This sponsored column is by Law Office of James Montana PLLC. All questions about it should be directed to James Montana, Esq., Doran Shemin, Esq., and Laura Lorenzo, Esq., practicing attorneys at The Law Office of James Montana PLLC, an immigration-focused law firm located in Arlington, Virginia. The legal information given here is general in nature. If you want legal advice, contact us for an appointment.
Note: In this Guest Essay, our anonymous friend, Prof. Erasmus, explains his rather unusual thoughts about U.S. asylum law, which — of course — we do not endorse or even pretend to understand. If you like Prof. Erasmus’s work, stay tuned, because he intends to make this a regular feature. We’ll see if he intends to pay our advertising bill.
I, Professor Erasmus, am here to further educate you on how American immigration law works. Remember the rule: We do not judge law by what it purports to do, but by what it actually does.
Today, I would like to remind you about the Old Way that the United States used to do immigration — what I will call the Ellis Island system. The rules at Ellis Island, circa 1910, were simple and clear:
- No passport or visa was required. Immigration officers checked your name against the ship’s manifest to determine whether your identity could be verified. Fraud was frequent.
- A government doctor would examine you to determine physical and mental fitness. About ten percent of people were held for further examination — heart trouble, mental instability and inability to do physical labor were all reasons for detention. (Think little Vito Andolini from The Godfather Part II.)
- Brief questioning from officials, aimed at determining whether you were a dangerous anarchist, led to a tiny fraction of migrants being detained and then deported.
98% of applicants for admission made it in. 98%!
Upon admission, immigrants received no paperwork of any kind — no summons demanding a court appearance, no green card, no work permit, no identification. Do you think that the Ellis Island system differs from our current system? It does not. If you think it does, you’re a fool, a lawyer, or quite possibly both.
In my next essay, I will explain to you how our current immigration system is, in fact, just like Ellis Island in every particular. Every border crossing station is a miniature Ellis Island. Lawyers, judges and bureaucrats pretend otherwise; let them pretend. Here, we tell the truth.
American Legion Drama — “Bob Romano has been Post 139’s field manager and coach the last 13 seasons, leading the team to district championships and state-tournament berths. He has heard…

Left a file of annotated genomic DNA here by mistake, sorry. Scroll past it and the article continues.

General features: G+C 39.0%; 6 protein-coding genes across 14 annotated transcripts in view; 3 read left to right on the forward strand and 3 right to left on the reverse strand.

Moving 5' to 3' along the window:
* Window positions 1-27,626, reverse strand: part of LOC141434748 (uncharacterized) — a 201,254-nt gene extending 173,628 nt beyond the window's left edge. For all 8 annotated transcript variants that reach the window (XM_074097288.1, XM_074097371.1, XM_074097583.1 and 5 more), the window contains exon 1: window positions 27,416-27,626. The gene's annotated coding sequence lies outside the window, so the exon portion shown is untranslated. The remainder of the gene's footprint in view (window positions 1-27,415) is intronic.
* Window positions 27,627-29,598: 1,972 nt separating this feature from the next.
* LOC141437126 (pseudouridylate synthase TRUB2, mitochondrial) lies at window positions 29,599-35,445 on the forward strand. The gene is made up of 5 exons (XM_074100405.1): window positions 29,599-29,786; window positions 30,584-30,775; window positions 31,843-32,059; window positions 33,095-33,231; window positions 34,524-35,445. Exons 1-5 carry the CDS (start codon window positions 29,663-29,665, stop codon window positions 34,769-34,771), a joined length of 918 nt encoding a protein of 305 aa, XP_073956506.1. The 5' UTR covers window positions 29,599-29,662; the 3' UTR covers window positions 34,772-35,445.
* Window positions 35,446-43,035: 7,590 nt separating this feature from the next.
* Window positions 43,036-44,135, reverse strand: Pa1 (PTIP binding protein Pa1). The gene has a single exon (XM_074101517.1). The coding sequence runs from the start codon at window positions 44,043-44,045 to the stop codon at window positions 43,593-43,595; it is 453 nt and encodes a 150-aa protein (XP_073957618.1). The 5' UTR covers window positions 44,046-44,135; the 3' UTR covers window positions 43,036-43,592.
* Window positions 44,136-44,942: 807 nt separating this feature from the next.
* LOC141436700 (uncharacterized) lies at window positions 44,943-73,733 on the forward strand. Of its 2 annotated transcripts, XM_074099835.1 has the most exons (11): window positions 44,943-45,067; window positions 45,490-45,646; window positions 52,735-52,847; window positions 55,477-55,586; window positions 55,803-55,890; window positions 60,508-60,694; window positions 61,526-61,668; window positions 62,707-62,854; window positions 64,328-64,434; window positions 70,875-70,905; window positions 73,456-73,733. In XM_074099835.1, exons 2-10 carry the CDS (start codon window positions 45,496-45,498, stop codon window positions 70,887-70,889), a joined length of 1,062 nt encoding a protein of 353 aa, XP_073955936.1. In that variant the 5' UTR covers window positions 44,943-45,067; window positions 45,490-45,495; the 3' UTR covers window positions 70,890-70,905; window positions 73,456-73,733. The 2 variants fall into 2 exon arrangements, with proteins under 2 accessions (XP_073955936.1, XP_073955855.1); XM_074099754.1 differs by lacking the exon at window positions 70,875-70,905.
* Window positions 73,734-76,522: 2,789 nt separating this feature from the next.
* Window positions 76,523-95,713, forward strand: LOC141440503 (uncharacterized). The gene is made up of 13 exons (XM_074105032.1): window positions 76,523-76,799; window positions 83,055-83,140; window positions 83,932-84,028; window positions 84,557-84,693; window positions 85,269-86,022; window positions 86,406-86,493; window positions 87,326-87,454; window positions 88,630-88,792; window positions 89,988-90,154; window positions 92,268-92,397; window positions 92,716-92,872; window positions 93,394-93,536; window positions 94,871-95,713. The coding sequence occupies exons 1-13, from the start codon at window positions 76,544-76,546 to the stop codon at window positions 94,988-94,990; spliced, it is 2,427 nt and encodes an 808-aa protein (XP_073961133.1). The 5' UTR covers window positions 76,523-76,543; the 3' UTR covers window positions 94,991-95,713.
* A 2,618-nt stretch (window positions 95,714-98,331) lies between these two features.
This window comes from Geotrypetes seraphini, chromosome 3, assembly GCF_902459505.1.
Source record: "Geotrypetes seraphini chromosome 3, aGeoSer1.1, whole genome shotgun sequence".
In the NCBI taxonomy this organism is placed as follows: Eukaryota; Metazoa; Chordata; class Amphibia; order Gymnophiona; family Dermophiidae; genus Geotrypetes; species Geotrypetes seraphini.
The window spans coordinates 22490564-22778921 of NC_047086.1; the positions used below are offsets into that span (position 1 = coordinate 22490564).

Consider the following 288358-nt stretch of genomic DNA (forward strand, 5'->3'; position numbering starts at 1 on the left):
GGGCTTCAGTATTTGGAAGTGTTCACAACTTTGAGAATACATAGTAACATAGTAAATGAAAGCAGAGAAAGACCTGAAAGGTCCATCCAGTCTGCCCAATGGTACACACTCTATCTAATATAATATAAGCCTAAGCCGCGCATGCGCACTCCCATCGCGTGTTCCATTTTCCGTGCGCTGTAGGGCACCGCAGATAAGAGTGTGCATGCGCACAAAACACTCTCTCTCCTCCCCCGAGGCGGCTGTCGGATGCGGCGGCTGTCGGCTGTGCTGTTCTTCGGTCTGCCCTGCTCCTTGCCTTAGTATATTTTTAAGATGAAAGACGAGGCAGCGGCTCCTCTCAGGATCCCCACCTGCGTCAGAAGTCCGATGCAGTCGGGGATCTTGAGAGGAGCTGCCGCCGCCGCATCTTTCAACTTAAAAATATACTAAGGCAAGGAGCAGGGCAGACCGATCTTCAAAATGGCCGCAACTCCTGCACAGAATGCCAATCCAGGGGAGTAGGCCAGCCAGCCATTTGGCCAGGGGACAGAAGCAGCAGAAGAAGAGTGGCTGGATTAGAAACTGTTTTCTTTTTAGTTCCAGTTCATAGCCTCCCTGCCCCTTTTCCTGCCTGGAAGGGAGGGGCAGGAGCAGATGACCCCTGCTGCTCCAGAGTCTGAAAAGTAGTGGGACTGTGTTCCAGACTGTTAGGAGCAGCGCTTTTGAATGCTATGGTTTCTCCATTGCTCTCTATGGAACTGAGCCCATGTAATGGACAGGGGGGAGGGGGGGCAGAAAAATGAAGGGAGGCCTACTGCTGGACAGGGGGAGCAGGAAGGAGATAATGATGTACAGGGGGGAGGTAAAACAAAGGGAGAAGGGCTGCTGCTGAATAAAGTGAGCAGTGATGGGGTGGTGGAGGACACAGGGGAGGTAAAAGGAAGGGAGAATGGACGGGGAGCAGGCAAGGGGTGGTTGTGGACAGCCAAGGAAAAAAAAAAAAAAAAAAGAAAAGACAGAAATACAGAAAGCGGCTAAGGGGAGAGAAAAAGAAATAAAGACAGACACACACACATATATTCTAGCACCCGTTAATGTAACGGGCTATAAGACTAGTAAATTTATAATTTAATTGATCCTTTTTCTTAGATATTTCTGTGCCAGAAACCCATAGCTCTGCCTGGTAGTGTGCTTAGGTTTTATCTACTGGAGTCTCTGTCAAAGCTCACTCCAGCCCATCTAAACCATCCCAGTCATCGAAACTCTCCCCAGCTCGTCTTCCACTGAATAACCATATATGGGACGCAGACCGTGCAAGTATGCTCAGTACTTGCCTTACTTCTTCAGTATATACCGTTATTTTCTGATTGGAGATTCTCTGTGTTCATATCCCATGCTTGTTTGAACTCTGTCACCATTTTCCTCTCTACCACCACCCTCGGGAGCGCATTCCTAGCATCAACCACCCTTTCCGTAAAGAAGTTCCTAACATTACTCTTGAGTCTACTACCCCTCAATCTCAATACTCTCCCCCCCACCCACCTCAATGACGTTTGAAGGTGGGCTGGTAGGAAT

Good Wednesday evening, Arlington. Let’s take a look back at today’s stories and a look forward to tomorrow’s event calendar. 🕗 News recap The following articles were published earlier today…
An employee of a shop in Courthouse was beaten by a robber early Wednesday morning, according to police. The robbery happened around 3 a.m. at the Tobacco Vape Cigars store…
Police are investigating back-to-back reported armed robberies in the Arlington Mill neighborhood. The robberies happened around 2:30 p.m. on the 800 block of S. Frederick Street. Initial reports suggest that…
Children’s Weekday Program (CWP) is a non-profit preschool rooted in a play-based philosophy. We focus on developing a love of learning and exploration, cooperation, empathy, and independence.
Our caring and experienced educators create opportunities for children 16 months to 5 years old to play, learn, and grow in a nurturing environment of child-centered and developmentally appropriate experiences.
Initially established more than 50 years ago in South Arlington, CWP continues to be a lauded program in the Northern Virginia area. We are extremely proud to have been recognized as a Best Preschool in Northern Virginia Magazine for the last 4 years.
Located now in North Arlington at 2666 Military Road, CWP offers a part-time parents day out and preschool program with options to extend care both before and after school. We offer a supportive and inclusive school community for children and parents alike and welcome all families to join our school!
The Optimist Club of Arlington is holding its 77th annual Christmas tree sale!
This year, the tree sale will be held at the Knights of Columbus (5115 Little Falls Road). The lot opens for sales on November 24th. The Optimist Club is selling small and large trees ranging from tabletop size to 10 foot tall trees! Wreaths, garland, tree stands, and White House Christmas ornaments will also be for sale.
100% of all proceeds go towards helping Arlington County youth.
For more information, please visit the Arlington Optimists website at https://optimistclubofarlingtonva.org/.
Holiday Art Show featuring artists: Peter Fitzgerald, Claire Plante, Alanna Rivera, and Suzy Scollon. At the Barcroft Community House, 800 South Buchanan St., Arlington, VA. Dec. 8 from, 2 PM to 8 PM and Dec. 9 from 10 AM to
2023 Christmas Tree Sales Begin
Saturday, December 2
Get your holiday decorating off to the right start this year! We will be selling 150 Fraser firs, freshly cut and delivered from Sparta, North Carolina.